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Imitation is not Flattery it’s Just Appropriation

I was flipping channels the other night and I watched a few minutes of the great Oliver Stone film, The Doors. I came in around the time when Kyle MacLachlan’s character, who was portraying Ray Manzarek, made mention of Jean-Luc Godard. (I actually saw the movie for the first time in the theatre with Ray Manzarek. But, I’ve spoken about that in other places). Anyway… Amazingly, Godard just died a little over a month ago. He was certainly one of the greatest figures in causing modern cinema to evolve. You can read all about his history, the French New Wave, the Dziga Vertov Group, and all that on-line, so I won’t go into any of that here. But, if you are a student of film or a lover of cinema, you really need to check him and his work out.
 
The thing about Godard, and other filmmakers who worked to push the craft of filmmaking to new levels of exploration, is that they had their critics. I mean, Godard was very outspoken about his political and philosophic beliefs. His group even got the Cann Film Festival to shut down for a moment in 1968. This being said, he came up in a time when experimentation was applauded and appreciated. From this, he could lean into his artistic tendances and forge new realms in cinema that may not have been explored had he attempt to create in another time and a different geographic environment.
 
I know I have been asked many times, (and I am not comparing myself to Godard on any level), if I thought that had I been based in Europe would my cinematic creative vision of Zen Filmmaking have found a more appreciative audience? I always dismiss that question, as I know my reality is simply my reality. Like Popeye said, “I yam what I yam,” and I lived in the time and the place where I existed. Sure, it would have been nice to have found myself in a time of a global mindset where the exploration of new forms of art was more embraced. But, that was not the case. And certainly, there have been those that have understood and liked what I was doing and what I am doing. And, I thank them! But, it seems we are living in a period of time where people find more truth in criticism than in the creation of art.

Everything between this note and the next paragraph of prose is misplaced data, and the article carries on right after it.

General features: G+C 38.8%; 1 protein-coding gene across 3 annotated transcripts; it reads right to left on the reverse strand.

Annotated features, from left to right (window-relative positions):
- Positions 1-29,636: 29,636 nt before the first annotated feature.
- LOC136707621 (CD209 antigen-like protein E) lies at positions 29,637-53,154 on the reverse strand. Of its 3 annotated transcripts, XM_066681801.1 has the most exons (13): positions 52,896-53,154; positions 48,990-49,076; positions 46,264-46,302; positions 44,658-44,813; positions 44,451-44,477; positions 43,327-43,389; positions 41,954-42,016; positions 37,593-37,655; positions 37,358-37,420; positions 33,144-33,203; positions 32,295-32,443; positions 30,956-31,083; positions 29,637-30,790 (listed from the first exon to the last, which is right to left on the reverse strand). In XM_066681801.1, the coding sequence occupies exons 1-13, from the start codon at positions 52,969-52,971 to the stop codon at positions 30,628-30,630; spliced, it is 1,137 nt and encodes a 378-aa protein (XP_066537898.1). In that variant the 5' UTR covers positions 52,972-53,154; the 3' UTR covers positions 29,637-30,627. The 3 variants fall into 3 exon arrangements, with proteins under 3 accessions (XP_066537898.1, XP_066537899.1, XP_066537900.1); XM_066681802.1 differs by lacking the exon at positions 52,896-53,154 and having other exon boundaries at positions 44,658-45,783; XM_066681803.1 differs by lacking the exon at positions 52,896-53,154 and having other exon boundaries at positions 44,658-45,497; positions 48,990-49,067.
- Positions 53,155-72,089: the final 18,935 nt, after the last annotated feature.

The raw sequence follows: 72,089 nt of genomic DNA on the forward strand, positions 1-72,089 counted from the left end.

One of the things that I find interesting in all of this, and the reason I write this piece, is that there have been a number of people who have criticized my work and myself, yet they go out there and attempt to mimic by Zen creative vision. They do this while giving me no credit. Interesting…
 
As I have long said, “Criticism is easy. Making a movie is hard work.” And, “What is a film critic? With very few exceptions it is someone who doesn’t have the talent or the dedication to actually make a movie.” Yet, a few have. They attempt to imitate my process, while providing no reference to their source of inspiration. They do this while criticizing my work. Okay???
 
It’s kind of like in the world of martial arts, where criticism reigns supreme. I have certainly had my detractors. But, all of my detractors have never practiced anything I teach; in my books or via other methods. They may have read my articles or my books, but they have not tried to actually put the techniques I illustrate into practice. Again, criticism is easy. Doing is much harder. The ones who have attempted to put the techniques into practice, have learned new things. And, that’s what life is all about; isn’t it?
 
Talk is cheap and that’s why so many make a name for themselves by doing it. But, what are they truly giving to the world? A new form of art? No. A new evolution or interpretation of artistic understanding? No. Just talk.
 
Speaking of the martial arts, I think back to this one so-called teacher a number of years ago. When my book Samurai Zen came out, he was apparently teaching some of the methods presented in that book. When some of his students inquired where he received the knowledge, did he get it from my book? He told them that, “No, I was his student.”  Funny… I had never met then man. …Had never even heard of him. I also later found out that he was criticizing the book and me. This, while he was teaching techniques he had learned from it.
 
You know, we all learn from someone. Once we learn we then take that knowledge and hopefully not only put it to use but then expand upon it and develop our own personal realizations that we may then spread out to the world based upon the initially knowledge that was provided to us. But, if you can’t honor the source of your knowledge, what does that say about you? If you do not give credit where credit is due, imitation is not a form of flattery, it is simply an appropriation.